Elizabeth Day: Cross me at your peril…

A friend recently sent me a link to a newspaper article she thought would interest me. She was right: the content was fascinating but I couldn’t fully enjoy it – because I didn’t like the journalist who had written it.

‘I don’t like so-and-so,’ I texted my friend.

‘Why not?’ she asked.

Elizabeth Day
Jenny Brough

I was stumped. I had no immediate idea why but I knew there was a firmly ingrained feeling of resentment. I rewound through my interactions with so-and-so over the years and stumbled on the answer. They had once blanked me in an obvious and hurtful way at a work gathering. The entire source of my discomfort, which had lasted for the best part of a decade, was this single occasion. So-and-so had probably been entirely unaware of its impact.

I am a terrible holder of grudges. I have so many that it’s normal for me to forget the reason behind them, so they all end up in a murky soup of nameless discontent. I nurture grudges with the same assiduous care that one nurtures children, hoping that one day they will be able to take care of me in my dotage. I can forgive, but I can never entirely forget. It will eat away at me.

People who believe in astrology say it’s because I’m a Scorpio and therefore have a sting in my tail and a taste for revenge. This makes me sound devastatingly exciting, as though I should be the star of a hit Netflix show. The truth, I fear, is somewhat more prosaic.

I’m a fundamentally loyal person, so when that is betrayed, it cuts deep. If someone does not return my attention in kind, I feel hurt and because throughout my 20s and much of my 30s I was a desperate people-pleaser, I would never communicate this hurt to the person who had caused it. So the hurt went underground.

Of course, all this does is redirect the pain inwards. It means you never hold the other person accountable because you’re too busy holding on to the grudge.

It also means that relatively trivial misunderstandings that could have been cleared up with an honest conversation grow into something bigger and more damaging in the fertile soil of your own silence. You start imagining the worst in the space where cool-headed facts should be.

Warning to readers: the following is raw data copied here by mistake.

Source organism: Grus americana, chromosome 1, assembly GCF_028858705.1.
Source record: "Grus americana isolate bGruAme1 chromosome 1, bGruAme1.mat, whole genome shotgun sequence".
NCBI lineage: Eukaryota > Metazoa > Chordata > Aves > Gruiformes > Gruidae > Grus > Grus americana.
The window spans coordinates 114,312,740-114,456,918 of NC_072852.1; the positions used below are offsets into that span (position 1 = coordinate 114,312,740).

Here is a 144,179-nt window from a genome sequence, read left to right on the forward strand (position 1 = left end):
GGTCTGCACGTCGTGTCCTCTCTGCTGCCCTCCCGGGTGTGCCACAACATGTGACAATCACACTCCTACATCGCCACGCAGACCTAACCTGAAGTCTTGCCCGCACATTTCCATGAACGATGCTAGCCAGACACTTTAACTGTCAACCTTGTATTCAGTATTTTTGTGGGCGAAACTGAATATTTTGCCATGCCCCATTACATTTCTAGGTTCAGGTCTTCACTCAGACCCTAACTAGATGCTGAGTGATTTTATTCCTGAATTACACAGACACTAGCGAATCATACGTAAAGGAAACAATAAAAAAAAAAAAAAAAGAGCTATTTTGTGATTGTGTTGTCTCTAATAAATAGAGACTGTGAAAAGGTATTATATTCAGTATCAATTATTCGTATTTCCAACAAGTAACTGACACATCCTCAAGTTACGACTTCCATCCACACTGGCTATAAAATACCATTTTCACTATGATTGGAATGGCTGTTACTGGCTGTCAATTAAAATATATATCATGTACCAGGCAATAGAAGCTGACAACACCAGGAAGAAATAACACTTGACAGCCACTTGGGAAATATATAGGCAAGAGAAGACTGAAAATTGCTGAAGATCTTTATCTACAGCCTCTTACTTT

And often, the narratives you tell yourself are horrible. You’ll imagine that you were not worthy of someone’s friendship, not lovable enough for your ex or too stupid to live up to the expectations of your strictest schoolteacher. Instead of questioning this critical internal monologue (because that would take work), you transmute it into a grudge, which seems easier to handle.

In some ways, I’m grateful for my grudges because they give me fuel. I want to succeed to prove a whole host of people wrong – those now silent critics who probably can’t remember the time they were mean to me or said I wouldn’t amount to much. But I’ve realised that it would be healthier for me to be living my life according to what I thought of it, rather than drawing on unreliable memories of long-ago slights to spur me on.

So instead of nurturing grudges, I’ve decided to use the energy in a more positive way – such as assembling that bit of flat-pack furniture that has been hanging around downstairs for ages. Or combing conditioner through my hair like you’re meant to. Trying to take vitamins without worrying I’m going to choke to death if the capsule gets stuck in my throat. That kind of thing.

I’ll let you know how I get on. Until then: don’t cross me.

This week I’m…


Floral Street perfume, which comes in a recyclable and biodegradable pulp box. I like the wonderfully named Electric Rhubarb.


The Marie dress from Rixo. Looks fine on the hanger – transforms into the most flattering, joy-inducing dress when you put it on.


This Anthropologie Cheetah rug. I never knew I wanted a rug with cheetahs on it until I saw this. Now it’s all I desire.